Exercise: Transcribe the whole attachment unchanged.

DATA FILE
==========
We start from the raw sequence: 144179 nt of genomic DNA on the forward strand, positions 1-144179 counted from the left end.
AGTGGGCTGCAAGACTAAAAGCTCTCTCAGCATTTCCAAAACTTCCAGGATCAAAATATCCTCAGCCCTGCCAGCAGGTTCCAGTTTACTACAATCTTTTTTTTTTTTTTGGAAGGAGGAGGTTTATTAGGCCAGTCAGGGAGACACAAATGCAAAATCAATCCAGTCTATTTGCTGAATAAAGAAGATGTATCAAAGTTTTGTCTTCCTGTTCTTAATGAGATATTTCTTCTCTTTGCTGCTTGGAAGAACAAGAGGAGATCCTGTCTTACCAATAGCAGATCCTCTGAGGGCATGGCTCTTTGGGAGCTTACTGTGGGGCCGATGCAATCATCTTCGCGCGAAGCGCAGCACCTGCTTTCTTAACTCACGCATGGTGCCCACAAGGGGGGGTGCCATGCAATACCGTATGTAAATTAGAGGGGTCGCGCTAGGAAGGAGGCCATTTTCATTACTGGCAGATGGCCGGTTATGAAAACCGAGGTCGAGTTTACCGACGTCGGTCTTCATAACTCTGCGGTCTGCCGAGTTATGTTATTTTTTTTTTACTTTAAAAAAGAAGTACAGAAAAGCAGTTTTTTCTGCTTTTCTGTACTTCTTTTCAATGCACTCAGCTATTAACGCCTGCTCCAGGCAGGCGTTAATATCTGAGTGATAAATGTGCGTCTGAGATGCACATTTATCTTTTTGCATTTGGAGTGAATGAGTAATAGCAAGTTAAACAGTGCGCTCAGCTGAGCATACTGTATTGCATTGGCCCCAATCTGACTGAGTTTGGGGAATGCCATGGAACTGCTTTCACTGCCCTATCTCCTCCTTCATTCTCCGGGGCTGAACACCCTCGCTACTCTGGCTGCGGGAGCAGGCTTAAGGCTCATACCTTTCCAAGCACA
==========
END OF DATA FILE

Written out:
We start from the raw sequence: 144179 nt of genomic DNA on the forward strand, positions 1-144179 counted from the left end.
AGTGGGCTGCAAGACTAAAAGCTCTCTCAGCATTTCCAAAACTTCCAGGATCAAAATATCCTCAGCCCTGCCAGCAGGTTCCAGTTTACTACAATCTTTTTTTTTTTTTTGGAAGGAGGAGGTTTATTAGGCCAGTCAGGGAGACACAAATGCAAAATCAATCCAGTCTATTTGCTGAATAAAGAAGATGTATCAAAGTTTTGTCTTCCTGTTCTTAATGAGATATTTCTTCTCTTTGCTGCTTGGAAGAACAAGAGGAGATCCTGTCTTACCAATAGCAGATCCTCTGAGGGCATGGCTCTTTGGGAGCTTACTGTGGGGCCGATGCAATCATCTTCGCGCGAAGCGCAGCACCTGCTTTCTTAACTCACGCATGGTGCCCACAAGGGGGGGTGCCATGCAATACCGTATGTAAATTAGAGGGGTCGCGCTAGGAAGGAGGCCATTTTCATTACTGGCAGATGGCCGGTTATGAAAACCGAGGTCGAGTTTACCGACGTCGGTCTTCATAACTCTGCGGTCTGCCGAGTTATGTTATTTTTTTTTTACTTTAAAAAAGAAGTACAGAAAAGCAGTTTTTTCTGCTTTTCTGTACTTCTTTTCAATGCACTCAGCTATTAACGCCTGCTCCAGGCAGGCGTTAATATCTGAGTGATAAATGTGCGTCTGAGATGCACATTTATCTTTTTGCATTTGGAGTGAATGAGTAATAGCAAGTTAAACAGTGCGCTCAGCTGAGCATACTGTATTGCATTGGCCCCAATCTGACTGAGTTTGGGGAATGCCATGGAACTGCTTTCACTGCCCTATCTCCTCCTTCATTCTCCGGGGCTGAACACCCTCGCTACTCTGGCTGCGGGAGCAGGCTTAAGGCTCATACCTTTCCAAGCACA